In this file:
· Veganism a passing fad and ‘will solely final two to a few years’ – claims Dairy Council – Eire
· Veganism becomes more mainstream — but don't mention the 'V' word
Veganism a passing fad and ‘will solely final two to a few years’ – claims Dairy Council – Eire
by Denis Bedoya, InfoSurHoy
Mar 10, 2019
The vegan trend will only last two to three more years, the CEO of the National Dairy Council, Zoe Kavanagh, has predicted.
In January, there was a 40pc increase in sales of plant-based foods in Ireland, but Ms Kavanagh believes that the expense involved with the vegan diet means that it is a movement that is already halfway through its lifecycle.
“I don’t think it’s forever. We all know people who have tried the vegan diet but have dropped it because it is too expensive and that there are too many restrictions,” she said.
In recent years, vegans have used the month of January to promote a plant-based diet through the Veganuary campaign and dairy farmers have used February to promote the industry through Februdairy. Ms Kavanagh warned that campaigns like Februdairy aren’t the answer to combating myths surrounding dairy and that the industry needs to promote the benefits of dairy all-year round.
According to Stephen O’Leary of Olytico Social Media Monitoring Team, Februdairy has been mentioned on Twitter over 65,000 times in the last month.
“The danger with Veganuary and Februdairy is that it will turn into a tit-for-tat debate,” said Ms Kavanagh. “We have to remember, if it was a true debate, we would win hands down every day of the week. The dairy industry has to set its own agenda and take the lead.”
The NDC will launch a new campaign in May to target young and questioning consumers.
A spokesperson for GoVegan World said veganism is not a fad or a diet...
Veganism becomes more mainstream — but don't mention the 'V' word
By the National Regional Reporting Team's Marty McCarthy
via ABS News Australia - Mar 10, 2019
Changing attitudes towards veganism are seeing fast food chains and even pubs introduce more plant-based food options, as more Australians — particularly millennials — turn away from meat.
About 11 per cent of Australians don't eat meat, for environmental, health and animal welfare reasons.
However there are many Australians who are opting to reduce their meat intake, even if they're not strictly vegan or vegetarian.
Amanda Walker, the co-founder of Lord of the Fries, the largest vegan food chain in the southern hemisphere, said consumers were becoming more ethical about what they put in their mouths.
"There is activism but it's more subversive, it's in the background — activism through the stomach," she said.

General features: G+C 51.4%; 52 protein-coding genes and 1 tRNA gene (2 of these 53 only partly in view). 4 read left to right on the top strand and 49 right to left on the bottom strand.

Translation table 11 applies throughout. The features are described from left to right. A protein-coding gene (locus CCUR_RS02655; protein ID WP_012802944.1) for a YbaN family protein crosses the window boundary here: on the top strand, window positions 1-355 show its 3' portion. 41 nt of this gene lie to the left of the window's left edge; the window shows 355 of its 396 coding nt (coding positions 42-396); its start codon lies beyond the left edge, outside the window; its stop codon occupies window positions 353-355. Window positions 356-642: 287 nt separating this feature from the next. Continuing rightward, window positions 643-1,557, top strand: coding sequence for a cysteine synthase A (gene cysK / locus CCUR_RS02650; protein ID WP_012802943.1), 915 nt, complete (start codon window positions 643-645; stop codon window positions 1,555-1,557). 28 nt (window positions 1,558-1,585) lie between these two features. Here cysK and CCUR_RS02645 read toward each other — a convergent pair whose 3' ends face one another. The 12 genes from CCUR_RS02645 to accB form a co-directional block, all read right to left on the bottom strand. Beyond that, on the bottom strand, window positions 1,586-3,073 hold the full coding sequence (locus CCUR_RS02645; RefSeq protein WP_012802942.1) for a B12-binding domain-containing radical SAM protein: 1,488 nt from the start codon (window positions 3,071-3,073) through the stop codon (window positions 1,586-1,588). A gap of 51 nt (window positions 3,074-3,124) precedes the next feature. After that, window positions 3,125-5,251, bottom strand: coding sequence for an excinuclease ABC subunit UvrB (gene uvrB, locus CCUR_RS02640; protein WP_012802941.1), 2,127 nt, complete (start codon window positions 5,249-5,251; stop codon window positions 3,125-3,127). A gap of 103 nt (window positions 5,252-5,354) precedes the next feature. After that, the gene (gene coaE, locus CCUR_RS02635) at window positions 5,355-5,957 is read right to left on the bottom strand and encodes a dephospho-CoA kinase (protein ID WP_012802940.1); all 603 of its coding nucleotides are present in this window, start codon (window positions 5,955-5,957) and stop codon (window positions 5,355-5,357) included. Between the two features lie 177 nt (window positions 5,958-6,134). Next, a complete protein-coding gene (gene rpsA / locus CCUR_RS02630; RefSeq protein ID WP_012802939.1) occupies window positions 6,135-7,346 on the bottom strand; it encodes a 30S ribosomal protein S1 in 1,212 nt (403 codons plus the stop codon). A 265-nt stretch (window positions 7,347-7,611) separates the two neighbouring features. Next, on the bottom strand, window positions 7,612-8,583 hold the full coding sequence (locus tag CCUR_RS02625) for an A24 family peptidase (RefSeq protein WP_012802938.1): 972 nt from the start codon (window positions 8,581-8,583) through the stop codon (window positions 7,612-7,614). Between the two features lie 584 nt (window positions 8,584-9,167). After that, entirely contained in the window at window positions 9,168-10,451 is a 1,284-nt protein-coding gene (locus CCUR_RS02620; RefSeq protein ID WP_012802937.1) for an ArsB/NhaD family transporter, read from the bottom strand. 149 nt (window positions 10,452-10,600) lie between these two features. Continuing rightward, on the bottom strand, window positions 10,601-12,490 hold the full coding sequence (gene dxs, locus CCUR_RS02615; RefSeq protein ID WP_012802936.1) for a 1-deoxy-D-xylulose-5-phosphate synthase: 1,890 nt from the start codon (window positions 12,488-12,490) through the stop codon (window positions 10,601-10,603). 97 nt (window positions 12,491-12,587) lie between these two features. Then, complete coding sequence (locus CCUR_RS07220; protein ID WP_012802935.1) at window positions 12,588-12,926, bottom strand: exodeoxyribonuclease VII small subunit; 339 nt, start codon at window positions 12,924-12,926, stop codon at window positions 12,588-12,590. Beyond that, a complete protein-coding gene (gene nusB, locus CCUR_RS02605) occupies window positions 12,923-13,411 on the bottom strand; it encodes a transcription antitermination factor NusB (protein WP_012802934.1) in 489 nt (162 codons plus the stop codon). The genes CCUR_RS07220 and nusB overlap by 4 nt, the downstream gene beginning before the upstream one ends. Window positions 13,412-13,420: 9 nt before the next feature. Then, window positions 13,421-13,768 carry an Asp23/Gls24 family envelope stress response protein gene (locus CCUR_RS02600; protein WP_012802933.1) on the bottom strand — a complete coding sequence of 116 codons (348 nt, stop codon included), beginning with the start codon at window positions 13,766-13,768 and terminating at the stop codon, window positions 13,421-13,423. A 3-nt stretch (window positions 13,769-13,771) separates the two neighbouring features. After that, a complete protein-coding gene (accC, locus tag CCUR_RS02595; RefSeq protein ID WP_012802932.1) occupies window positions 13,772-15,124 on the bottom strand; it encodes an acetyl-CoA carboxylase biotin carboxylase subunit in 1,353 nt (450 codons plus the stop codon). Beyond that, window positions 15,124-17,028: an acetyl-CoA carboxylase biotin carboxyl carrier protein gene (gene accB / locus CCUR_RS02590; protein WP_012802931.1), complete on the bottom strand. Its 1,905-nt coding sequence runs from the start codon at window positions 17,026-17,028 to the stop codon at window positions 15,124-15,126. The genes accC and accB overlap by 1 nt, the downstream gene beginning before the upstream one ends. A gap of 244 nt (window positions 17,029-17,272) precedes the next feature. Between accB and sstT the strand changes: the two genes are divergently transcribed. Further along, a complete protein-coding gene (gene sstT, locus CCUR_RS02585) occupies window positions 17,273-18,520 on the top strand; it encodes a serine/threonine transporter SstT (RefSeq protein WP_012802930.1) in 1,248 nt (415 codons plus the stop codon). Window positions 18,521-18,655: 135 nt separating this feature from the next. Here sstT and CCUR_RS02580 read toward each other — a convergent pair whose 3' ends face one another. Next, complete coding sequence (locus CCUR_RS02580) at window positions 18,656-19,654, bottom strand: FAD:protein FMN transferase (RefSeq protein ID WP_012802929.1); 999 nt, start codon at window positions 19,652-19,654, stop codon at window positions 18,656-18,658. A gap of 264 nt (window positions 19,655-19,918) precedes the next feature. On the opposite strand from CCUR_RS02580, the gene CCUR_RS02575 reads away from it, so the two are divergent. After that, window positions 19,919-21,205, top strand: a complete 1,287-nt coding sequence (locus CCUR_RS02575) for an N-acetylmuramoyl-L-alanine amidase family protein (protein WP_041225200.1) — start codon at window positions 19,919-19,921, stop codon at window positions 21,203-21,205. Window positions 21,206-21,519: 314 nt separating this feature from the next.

"We wanted to make an impact in the area of animal rights but we weren't into animal activism, we were into food, so we opened a vegetarian restaurant."
The business, which sells burgers with patties that look like traditional beef and chicken but are made from plants, grew from a single food truck in 2005, to 24 franchises across Australia and New Zealand.
The word vegan can 'isolate consumers'
A key to that success, was not using the word 'vegan', which Ms Walker said was a word that deterred meat eaters.
"For vegans it is one of the most beautiful words you can hear, but for other people it can cause guilt, confusion, discomfort and a bit of self-blame," she said.
"We experienced at different family events the sort of controversy that comes up when you are vegetarian or vegan, and we wanted to avoid that in our business.
Lord of the Fries is just one of many fast food companies and food manufactures who are opting to play down vegan branding on their products.
Last year, supermarket giant Woolworths placed a plant-based mince in the red meat isle of the supermarket, among beef and pork mince, rather than in the vegetarian section.
Thomas King is the CEO of Food Frontier, a not-for-profit that helps food manufacturers and entrepreneurs get into the business of making plant-based meat alternatives.
He said one of the first things he told fake meat makers was to avoid the term "vegan" on their labelling, because it can isolate consumers.
So called-militant vegans — who damage farm properties to make a statement against livestock production — were also causing reputation damage to the word vegan.
"A lot of these food companies are avoiding using terms like vegetarian and vegan because it is restricting, it can come with certain connotations, so by dropping it they are opening up their products to the mainstream market," Mr King said...
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